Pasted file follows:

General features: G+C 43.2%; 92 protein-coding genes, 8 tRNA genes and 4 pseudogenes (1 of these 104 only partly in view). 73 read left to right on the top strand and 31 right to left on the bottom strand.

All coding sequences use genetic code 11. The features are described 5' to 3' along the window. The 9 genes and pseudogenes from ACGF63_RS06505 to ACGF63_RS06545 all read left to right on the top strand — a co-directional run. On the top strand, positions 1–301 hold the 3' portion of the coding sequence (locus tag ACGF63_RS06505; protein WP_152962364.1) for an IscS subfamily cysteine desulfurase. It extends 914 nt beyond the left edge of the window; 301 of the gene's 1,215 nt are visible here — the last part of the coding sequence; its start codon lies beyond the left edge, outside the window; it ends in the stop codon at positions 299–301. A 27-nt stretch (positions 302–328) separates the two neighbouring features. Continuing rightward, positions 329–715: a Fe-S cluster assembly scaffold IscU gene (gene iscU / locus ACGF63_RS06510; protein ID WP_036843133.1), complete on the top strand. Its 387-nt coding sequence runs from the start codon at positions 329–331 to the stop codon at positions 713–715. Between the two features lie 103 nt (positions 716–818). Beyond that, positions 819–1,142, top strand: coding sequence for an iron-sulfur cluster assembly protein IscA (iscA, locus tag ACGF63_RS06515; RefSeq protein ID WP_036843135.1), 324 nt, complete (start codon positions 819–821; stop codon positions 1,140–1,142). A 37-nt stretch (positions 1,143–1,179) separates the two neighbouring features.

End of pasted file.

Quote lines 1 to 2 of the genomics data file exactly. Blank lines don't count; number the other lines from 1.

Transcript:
General features: G+C 43.2%; 92 protein-coding genes, 8 tRNA genes and 4 pseudogenes (1 of these 104 only partly in view). 73 read left to right on the top strand and 31 right to left on the bottom strand.

All coding sequences use genetic code 11. The features are described 5' to 3' along the window. The 9 genes and pseudogenes from ACGF63_RS06505 to ACGF63_RS06545 all read left to right on the top strand — a co-directional run. On the top strand, positions 1–301 hold the 3' portion of the coding sequence (locus tag ACGF63_RS06505; protein WP_152962364.1) for an IscS subfamily cysteine desulfurase. It extends 914 nt beyond the left edge of the window; 301 of the gene's 1,215 nt are visible here — the last part of the coding sequence; its start codon lies beyond the left edge, outside the window; it ends in the stop codon at positions 299–301. A 27-nt stretch (positions 302–328) separates the two neighbouring features. Continuing rightward, positions 329–715: a Fe-S cluster assembly scaffold IscU gene (gene iscU / locus ACGF63_RS06510; protein ID WP_036843133.1), complete on the top strand. Its 387-nt coding sequence runs from the start codon at positions 329–331 to the stop codon at positions 713–715. Between the two features lie 103 nt (positions 716–818). Beyond that, positions 819–1,142, top strand: coding sequence for an iron-sulfur cluster assembly protein IscA (iscA, locus tag ACGF63_RS06515; RefSeq protein ID WP_036843135.1), 324 nt, complete (start codon positions 819–821; stop codon positions 1,140–1,142). A 37-nt stretch (positions 1,143–1,179) separates the two neighbouring features.